Sat, Sep 26, 2015 - Page 7 News List

Pope set to share message with UN

POPULAR POPE:Pope Francis is to be the fifth pope to visit the UN, and for the first time the Vatican flag was raised before the General Assembly just before his arrival


Pope Francis reaches out to school student Omodele Ojo of Brooklyn borough, New York, as he is greeted by children upon his arrival at John F. Kennedy International Airport on Thursday.

Photo: EPA

From the world stage of the UN to an inner-city school, Pope Francis is emphasizing themes that have shaped his popular papacy as he packs in encounters with the powerful and the poor in New York City.

His agenda yesterday reflected both his global stature and his of-the-people approach, while taking him from the solemnity of ground zero to the struggles of East Harlem. It included events as large as a processional drive through Central Park, as personal as meeting schoolchildren and immigrants and as inspiring for the faithful as Mass for thousands in the Madison Square Garden arena.

Francis, who on Thursday became the first pope to address a joint session of the US Congress, is now set to speak to world leaders gathered for a UN General Assembly summit to adopt new global goals to fight poverty and preserve the environment.

The Vatican has said Francis is expected to discuss the need for peace, the plight of refugees and the role of poverty and bad government in driving conflict and migration, but inequality, poverty, the environment and religious persecution might also be among the issues he highlights for the international audience.

Francis has exhorted wealthy countries to “open doors” to migrants seeking better lives, a message that resounded in Thursday’s speech to the US Congress. He also touched on the conflicts that have sparked the greatest refugee crisis since World War II and, in some places, have spurred killings of Christians and other religious minorities by militants. The pontiff has expressed deep concern about those killings, but he cautioned in his speech to Congress that the world must be thoughtful about how it responds to extremism.

Francis was scheduled to speak with UN Secretary-General Ban Ki-moon yesterday and meet with UN officials and staffers.

While his visit marks the fifth time a pope has been to the UN, the Vatican’s gold-and-white flag was raised for the first time just before his arrival. The General Assembly recently agreed to allow the UN’s two observer states, the Holy See and Palestine, to fly their flags alongside those of the 193 member states.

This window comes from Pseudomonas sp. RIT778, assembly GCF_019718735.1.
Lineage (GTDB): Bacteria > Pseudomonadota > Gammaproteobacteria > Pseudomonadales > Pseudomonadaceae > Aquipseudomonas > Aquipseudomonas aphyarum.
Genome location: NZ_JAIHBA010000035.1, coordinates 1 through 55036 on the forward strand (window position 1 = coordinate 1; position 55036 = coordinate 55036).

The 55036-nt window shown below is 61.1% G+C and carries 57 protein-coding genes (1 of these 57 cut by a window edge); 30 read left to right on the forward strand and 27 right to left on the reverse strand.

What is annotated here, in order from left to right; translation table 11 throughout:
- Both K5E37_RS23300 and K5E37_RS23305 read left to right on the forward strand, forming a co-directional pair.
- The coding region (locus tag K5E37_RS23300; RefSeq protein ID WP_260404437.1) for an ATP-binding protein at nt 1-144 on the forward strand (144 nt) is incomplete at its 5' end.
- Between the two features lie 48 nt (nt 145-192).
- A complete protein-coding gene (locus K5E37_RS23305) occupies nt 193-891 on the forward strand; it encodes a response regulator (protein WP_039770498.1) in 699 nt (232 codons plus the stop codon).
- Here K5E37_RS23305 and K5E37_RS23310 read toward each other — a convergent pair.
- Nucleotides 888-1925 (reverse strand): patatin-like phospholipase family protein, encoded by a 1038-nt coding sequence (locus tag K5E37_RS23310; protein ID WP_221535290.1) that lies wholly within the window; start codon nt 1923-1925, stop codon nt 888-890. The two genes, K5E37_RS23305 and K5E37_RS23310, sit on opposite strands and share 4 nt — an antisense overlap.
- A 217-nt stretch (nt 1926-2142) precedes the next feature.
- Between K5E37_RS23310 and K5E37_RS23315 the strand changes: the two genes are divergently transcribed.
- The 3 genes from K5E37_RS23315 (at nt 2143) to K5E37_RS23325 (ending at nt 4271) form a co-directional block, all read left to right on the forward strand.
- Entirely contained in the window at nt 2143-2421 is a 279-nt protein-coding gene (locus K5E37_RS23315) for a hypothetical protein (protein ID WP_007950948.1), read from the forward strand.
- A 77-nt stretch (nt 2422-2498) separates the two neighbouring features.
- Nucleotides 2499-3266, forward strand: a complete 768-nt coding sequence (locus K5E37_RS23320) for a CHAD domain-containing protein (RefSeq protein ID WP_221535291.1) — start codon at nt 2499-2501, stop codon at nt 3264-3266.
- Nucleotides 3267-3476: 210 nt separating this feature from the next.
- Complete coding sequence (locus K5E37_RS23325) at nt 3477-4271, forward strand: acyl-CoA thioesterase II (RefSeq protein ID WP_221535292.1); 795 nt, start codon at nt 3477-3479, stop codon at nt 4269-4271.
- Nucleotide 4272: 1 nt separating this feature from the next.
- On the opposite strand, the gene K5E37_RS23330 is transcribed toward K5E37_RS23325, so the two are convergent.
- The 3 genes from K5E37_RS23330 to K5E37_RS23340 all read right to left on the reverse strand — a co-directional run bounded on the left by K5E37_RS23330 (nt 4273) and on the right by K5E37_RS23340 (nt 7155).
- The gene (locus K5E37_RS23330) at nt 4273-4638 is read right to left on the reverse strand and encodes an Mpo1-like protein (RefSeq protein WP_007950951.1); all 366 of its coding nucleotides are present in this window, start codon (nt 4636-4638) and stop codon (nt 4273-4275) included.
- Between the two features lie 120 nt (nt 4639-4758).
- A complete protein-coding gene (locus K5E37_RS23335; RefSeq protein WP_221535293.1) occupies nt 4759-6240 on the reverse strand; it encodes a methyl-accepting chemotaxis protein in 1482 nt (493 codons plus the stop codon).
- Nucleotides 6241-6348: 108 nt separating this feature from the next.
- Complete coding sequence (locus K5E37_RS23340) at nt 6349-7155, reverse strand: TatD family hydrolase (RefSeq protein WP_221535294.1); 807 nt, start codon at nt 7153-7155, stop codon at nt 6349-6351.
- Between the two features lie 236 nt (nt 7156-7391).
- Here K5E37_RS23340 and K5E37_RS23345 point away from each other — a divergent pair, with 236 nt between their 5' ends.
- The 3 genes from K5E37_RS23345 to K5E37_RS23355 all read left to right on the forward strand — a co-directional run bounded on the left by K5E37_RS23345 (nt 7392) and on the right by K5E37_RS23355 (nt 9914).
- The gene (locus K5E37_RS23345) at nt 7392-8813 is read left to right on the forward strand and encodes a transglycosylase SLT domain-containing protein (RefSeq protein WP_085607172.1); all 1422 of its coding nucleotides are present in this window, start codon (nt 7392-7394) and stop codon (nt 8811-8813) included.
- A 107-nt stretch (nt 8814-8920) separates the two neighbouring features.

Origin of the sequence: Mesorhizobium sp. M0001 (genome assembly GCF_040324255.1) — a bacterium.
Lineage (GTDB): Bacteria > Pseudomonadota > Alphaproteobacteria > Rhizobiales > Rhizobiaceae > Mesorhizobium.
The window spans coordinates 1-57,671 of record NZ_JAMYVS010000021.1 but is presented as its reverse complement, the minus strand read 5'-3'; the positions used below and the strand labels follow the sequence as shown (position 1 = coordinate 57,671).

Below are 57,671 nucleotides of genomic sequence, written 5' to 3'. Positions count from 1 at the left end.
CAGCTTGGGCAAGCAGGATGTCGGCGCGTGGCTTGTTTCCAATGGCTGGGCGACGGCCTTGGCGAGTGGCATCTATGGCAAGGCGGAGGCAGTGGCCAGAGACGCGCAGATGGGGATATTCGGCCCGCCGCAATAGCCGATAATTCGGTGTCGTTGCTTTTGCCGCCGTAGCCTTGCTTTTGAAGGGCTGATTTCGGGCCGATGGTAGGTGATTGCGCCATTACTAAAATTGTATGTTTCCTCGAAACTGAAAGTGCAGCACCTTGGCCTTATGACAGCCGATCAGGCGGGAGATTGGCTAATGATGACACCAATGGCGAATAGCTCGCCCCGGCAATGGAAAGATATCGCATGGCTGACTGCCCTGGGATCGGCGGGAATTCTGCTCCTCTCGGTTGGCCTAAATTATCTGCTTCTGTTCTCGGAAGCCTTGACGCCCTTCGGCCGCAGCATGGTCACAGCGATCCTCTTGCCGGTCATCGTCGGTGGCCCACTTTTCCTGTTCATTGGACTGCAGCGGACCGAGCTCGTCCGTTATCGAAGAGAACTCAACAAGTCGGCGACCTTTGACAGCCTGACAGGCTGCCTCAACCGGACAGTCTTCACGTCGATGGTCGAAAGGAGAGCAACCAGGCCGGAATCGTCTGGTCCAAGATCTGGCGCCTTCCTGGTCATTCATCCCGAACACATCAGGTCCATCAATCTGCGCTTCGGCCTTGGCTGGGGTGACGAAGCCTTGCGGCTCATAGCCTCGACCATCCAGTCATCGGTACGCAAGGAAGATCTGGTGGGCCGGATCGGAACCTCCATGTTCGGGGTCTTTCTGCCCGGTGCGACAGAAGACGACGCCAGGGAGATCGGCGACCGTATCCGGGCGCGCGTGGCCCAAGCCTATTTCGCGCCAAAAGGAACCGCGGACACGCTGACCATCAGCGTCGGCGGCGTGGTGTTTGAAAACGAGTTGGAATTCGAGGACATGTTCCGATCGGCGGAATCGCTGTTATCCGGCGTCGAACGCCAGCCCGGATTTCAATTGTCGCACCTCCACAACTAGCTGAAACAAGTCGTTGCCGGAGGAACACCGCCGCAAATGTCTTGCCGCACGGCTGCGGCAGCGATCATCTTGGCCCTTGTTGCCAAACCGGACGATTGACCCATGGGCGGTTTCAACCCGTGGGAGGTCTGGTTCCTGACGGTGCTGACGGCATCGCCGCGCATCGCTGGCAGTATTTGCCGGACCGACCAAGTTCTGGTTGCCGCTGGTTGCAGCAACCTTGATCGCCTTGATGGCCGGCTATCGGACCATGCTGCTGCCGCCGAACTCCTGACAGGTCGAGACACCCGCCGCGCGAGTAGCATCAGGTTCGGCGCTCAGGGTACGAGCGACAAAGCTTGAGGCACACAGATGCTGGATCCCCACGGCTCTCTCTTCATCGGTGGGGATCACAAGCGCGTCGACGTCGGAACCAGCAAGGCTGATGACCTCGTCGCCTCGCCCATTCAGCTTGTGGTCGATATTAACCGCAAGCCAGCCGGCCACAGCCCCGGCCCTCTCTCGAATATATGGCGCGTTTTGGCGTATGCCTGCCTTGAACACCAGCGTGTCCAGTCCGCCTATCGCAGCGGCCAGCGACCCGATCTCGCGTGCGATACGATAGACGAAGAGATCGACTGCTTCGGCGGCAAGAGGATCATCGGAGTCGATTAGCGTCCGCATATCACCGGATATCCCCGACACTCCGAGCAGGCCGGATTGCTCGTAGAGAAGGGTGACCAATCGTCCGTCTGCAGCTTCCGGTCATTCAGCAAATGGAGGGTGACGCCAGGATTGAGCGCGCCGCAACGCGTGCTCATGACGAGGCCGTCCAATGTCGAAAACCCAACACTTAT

The pope is to visit the 9/11 Memorial, where two waterfall pools mark the outlines of the World Trade Center’s twin towers before they were felled by the terrorist attacks of Sept. 11, 2001. He is expected to meet relatives of some of the nearly 3,000 victims before going below ground to the National Sept. 11 Museum for an interfaith service.

Francis’ plans reflect the penchant of the “people’s pope” for engaging with the public, on scales large and small.

First is a visit to Our Lady Queen of Angels School, set amid public housing in the heavily Hispanic neighborhood of East Harlem. Known for ministering to the downtrodden in his native Buenos Aires, Francis is to meet schoolchildren and offer a special blessing to refugees and immigrants, including people living in the country illegally.

Then he is to greet as many as 80,000 onlookers as he drives through Central Park, en route to Mass for 18,000 at Madison Square Garden.

On Thursday evening, thousands cheered as Francis waved from his popemobile along Fifth Avenue en route to St Patrick’s Cathedral for evening prayers.

His reflections included his strongest expression yet of gratitude and respect for US nuns, whom he thanked for their strength, spirit and courage.

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